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GRK 1482 Jahrbuch 2011-2014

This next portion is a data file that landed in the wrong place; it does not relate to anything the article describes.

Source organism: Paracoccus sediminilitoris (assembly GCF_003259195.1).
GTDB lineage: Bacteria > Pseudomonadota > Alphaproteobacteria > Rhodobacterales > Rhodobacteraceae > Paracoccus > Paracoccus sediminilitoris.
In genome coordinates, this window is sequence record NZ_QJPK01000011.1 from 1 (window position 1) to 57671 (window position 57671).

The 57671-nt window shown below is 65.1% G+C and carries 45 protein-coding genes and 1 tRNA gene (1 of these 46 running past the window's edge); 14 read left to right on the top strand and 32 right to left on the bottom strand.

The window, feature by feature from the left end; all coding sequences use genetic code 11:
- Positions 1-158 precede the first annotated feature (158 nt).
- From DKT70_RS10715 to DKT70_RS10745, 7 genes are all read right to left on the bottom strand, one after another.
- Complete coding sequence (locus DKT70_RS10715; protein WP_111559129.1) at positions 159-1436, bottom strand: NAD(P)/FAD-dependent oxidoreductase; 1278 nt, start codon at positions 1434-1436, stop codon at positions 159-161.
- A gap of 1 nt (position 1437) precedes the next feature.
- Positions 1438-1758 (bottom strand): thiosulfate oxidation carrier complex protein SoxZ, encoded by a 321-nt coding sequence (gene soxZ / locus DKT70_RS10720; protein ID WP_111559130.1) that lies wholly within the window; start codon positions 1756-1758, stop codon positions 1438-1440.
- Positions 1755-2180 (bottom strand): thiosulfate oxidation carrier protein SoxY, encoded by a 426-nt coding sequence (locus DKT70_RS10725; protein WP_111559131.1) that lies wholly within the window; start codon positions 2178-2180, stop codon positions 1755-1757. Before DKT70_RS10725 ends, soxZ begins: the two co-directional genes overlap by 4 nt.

Abstract The mammalian gut microbiota is crucial for the development of IBD. However, molecular mechanisms underlying microbiota/host interac- tions in ileal inflammation remain to be better characterized. The aim of our project is to assess the importance of the gut microbiota in experimental ileitis. We intend to test the impact of specific microbial triggers like HSP70 or complex pools of bacterial signaling molecules (caecal bacterial lysates) on the onset of ileal inflammation and shifts in the gut microbiota. Introduction Overthelastdecades,theincidenceofinflammatory bowel diseases (IBD), including Crohn’s disease (CD) and Ulcerative colitis, has been increasing in industrial countries. These diseases result from a complex pathogenesis driven by both genetic pre- dispositions and environmental factors like nutriti- on and the gut microbiota (i.e., all communities of microorganisms living in the intestine). The gut microbiota is a very complex and diverse ecosystem, which influences intestinal physiology and host immune responses. It is nowadays ack- nowledged that the development of IBD is cha- racterized by the loss of immunological tolerance towards commensal microorganisms and that intestinal inflammation is associated with shifts in the microbiota, referred to as dysbiosis. Additi- onally, intestinal inflammation is mostly located in areas with high microbial density and IBD patients tend to show higher density of mucosa-associated bacteria. These events speak in favor of the prima- ry role of gut bacterial in IBD. However, dominant microbial triggers influencing the development of chronic intestinal inflammation remain to be defi- ned, especially in the context of ileal inflammation. Based on the recent work by Sydora et al. (2011) in a mouse model of colitis, we proposed that neonatal intraperitoneal (i.p.) challenge of caecal antigens leads to reduced inflammation in the Tnf∆ARE/wt mouse model of CD-like ileitis. Moreover, bacterial heat-shock proteins (HSP) were shown to play an important role in various bacteria-driven infections, are dominant peptides in the gut, can mimic the actions of host molecular chaperones and thereby proved to be useful for the prevention of systemic chronic inflammation such as arthritis (Wieten et al., 2009). We thus also proposed that bacterial HSP play an important role in our experimental ileitis model. ASSOCIATED FELLOWS Page 66 | GRK Progress Report 2011-2014 Sarah Just (M.Sc.) Nutrition and Immunology PhD Gut microbial ecology in experimental IBD: towards the identification of bacterial triggers